Salt flooding shows cost of rapid growth
China Daily 2005-12-30 06:02
You wake up and want to drink a glass of water to quench your thirst but the water is too salty to drink. This is how mornings get off to a bad start for some residents of Guangdong Province, as the most serious saltwater tide in 20 years has recently hit many cities along the Pearl River.
Sea water flooding into rivers and lakes has caused a rapid increase in salt levels in fresh water resources, posing a serious threat to the potability of the drinking water of millions.
Serious drought has been cited as the major cause of the calamity. Because of the drought, the water level of various rivers dropped dramatically, meaning they do not have enough water to cancel out the effects of the influx of salty water.
It is absolutely right to call it a battle between fresh water in rivers and salty water from the ocean.
The rise of sea levels, primarily caused by global warming, has helped force the seawater assault while drastically increased water consumption has aggravated the problem of the lack of fresh water.
The population of Guangdong had increased from 52.28 million in 1980 to 78.58 million in 2002. As a result the consumption of water has risen dramatically. Statistics indicate the annual growth rate of water consumption has been 5 per cent over the past two decades.
Of the annual average consumption of 46 billion cubic metres, industrial production and daily life require 44.7 per cent, compared to 12.4 per cent at the end of the last decade.
Unfortunately, 16.75 billion cubic metres or 37.5 per cent is wasted, according to experts from the provincial bureau of water resources. Car washing is said to be a major drain, using 10 million cubic metres a year. The remainder of consumption is accounted for by agricultural uses, such as watering crops.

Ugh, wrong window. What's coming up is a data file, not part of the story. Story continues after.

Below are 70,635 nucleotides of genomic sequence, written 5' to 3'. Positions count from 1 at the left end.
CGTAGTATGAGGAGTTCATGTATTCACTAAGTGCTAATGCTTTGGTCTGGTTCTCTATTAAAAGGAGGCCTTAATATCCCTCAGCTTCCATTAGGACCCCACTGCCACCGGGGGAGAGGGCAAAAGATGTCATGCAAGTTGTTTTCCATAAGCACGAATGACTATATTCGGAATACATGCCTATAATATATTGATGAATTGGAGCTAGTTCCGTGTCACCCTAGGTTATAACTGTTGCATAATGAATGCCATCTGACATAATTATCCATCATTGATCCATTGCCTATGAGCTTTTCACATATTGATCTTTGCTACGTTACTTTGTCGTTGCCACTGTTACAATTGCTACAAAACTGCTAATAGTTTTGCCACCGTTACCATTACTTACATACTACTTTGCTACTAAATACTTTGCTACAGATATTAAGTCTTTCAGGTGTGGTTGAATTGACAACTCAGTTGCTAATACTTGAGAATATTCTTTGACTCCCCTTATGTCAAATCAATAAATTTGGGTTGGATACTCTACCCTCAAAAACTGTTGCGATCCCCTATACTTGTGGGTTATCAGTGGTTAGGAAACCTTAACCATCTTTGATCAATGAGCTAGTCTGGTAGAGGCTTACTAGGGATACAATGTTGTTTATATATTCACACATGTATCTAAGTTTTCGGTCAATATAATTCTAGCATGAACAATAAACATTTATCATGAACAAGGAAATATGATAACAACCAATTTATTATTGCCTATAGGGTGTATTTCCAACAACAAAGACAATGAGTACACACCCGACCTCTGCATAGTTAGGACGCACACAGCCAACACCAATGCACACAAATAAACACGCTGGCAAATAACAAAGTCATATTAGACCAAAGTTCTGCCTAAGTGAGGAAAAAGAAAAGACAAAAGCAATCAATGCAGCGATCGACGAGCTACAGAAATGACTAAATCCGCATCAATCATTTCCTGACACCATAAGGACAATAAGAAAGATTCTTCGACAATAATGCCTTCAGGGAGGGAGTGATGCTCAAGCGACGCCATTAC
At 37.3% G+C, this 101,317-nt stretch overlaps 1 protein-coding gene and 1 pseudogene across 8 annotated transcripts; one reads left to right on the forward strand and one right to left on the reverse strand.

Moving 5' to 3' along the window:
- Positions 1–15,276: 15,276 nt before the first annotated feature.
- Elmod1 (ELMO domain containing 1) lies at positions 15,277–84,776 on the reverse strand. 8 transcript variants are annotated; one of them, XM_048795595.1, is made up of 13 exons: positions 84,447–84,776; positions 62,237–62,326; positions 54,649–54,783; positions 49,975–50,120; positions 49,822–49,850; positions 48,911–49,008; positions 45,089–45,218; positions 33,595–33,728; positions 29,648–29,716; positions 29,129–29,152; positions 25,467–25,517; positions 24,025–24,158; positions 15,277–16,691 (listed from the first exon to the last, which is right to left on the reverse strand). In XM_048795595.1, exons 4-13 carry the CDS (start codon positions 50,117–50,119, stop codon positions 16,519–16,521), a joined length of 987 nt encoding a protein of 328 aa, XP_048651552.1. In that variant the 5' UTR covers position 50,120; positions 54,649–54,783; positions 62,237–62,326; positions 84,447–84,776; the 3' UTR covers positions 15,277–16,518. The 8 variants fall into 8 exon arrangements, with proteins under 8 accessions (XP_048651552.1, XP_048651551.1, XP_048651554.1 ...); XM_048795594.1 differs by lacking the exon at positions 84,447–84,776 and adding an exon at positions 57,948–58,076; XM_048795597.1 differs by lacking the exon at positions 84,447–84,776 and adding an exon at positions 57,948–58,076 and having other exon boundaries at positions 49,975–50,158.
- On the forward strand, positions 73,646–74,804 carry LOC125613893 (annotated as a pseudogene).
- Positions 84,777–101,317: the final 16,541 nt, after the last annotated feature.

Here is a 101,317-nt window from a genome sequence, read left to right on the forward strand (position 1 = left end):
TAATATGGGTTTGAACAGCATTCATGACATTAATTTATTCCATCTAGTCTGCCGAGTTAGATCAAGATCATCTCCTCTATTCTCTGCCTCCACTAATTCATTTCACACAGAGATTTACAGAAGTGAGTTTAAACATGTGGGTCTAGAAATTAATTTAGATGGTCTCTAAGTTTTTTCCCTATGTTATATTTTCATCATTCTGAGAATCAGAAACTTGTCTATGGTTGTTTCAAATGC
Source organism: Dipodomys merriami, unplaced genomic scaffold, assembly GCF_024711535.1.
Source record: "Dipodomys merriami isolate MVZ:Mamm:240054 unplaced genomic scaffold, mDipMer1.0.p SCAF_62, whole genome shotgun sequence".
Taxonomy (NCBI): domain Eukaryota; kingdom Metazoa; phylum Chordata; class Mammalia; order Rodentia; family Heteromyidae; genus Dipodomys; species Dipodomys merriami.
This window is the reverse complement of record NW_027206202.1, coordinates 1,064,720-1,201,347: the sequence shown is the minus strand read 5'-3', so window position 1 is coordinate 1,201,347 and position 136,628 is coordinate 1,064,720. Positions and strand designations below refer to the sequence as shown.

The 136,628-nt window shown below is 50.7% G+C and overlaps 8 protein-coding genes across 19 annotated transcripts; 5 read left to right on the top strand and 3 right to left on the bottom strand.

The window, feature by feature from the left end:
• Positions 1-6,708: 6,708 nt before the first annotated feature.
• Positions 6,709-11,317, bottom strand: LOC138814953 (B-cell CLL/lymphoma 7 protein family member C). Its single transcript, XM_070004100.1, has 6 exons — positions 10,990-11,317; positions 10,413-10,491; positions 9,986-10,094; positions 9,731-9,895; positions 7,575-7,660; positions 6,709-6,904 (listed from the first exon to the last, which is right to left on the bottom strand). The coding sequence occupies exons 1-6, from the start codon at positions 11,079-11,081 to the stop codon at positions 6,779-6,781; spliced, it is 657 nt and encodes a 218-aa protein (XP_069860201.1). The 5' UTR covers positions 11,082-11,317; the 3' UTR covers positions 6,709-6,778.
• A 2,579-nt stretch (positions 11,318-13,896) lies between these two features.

Guangdong is among a few provinces that have not adopted measures to introduce graduated prices for water use and different quotas to encourage awareness of saving water among residents.
Early this year, to stem the flow of salt water, Guangdong diverted water from neighbouring Guangxi Zhuang Autonomous Region and Guizhou Province. The diverted water rushed more than 1,000 kilometres to drive back the sea water, but at a high cost.
The saltwater tide is a natural calamity that occurs every year in the dry season. But undoubtedly, rapid economic development, a lack of concern about saving water and the preservation of water resources have aggravated the disaster, which has begun to occur more frequently and pose a much greater threat to daily life than previously.
What the local government should do is to try its best to save water, promote awareness of saving water and improve the capacity of its reservoirs and dams to preserve more fresh water for emergencies.
In addition, something must be done to improve the local environment, such as planting more trees and grass along the Pearl River and cutting down on the discharge of pollutants.
With a better environment, the Pearl River will be able to put up a stronger defence against natural calamities.
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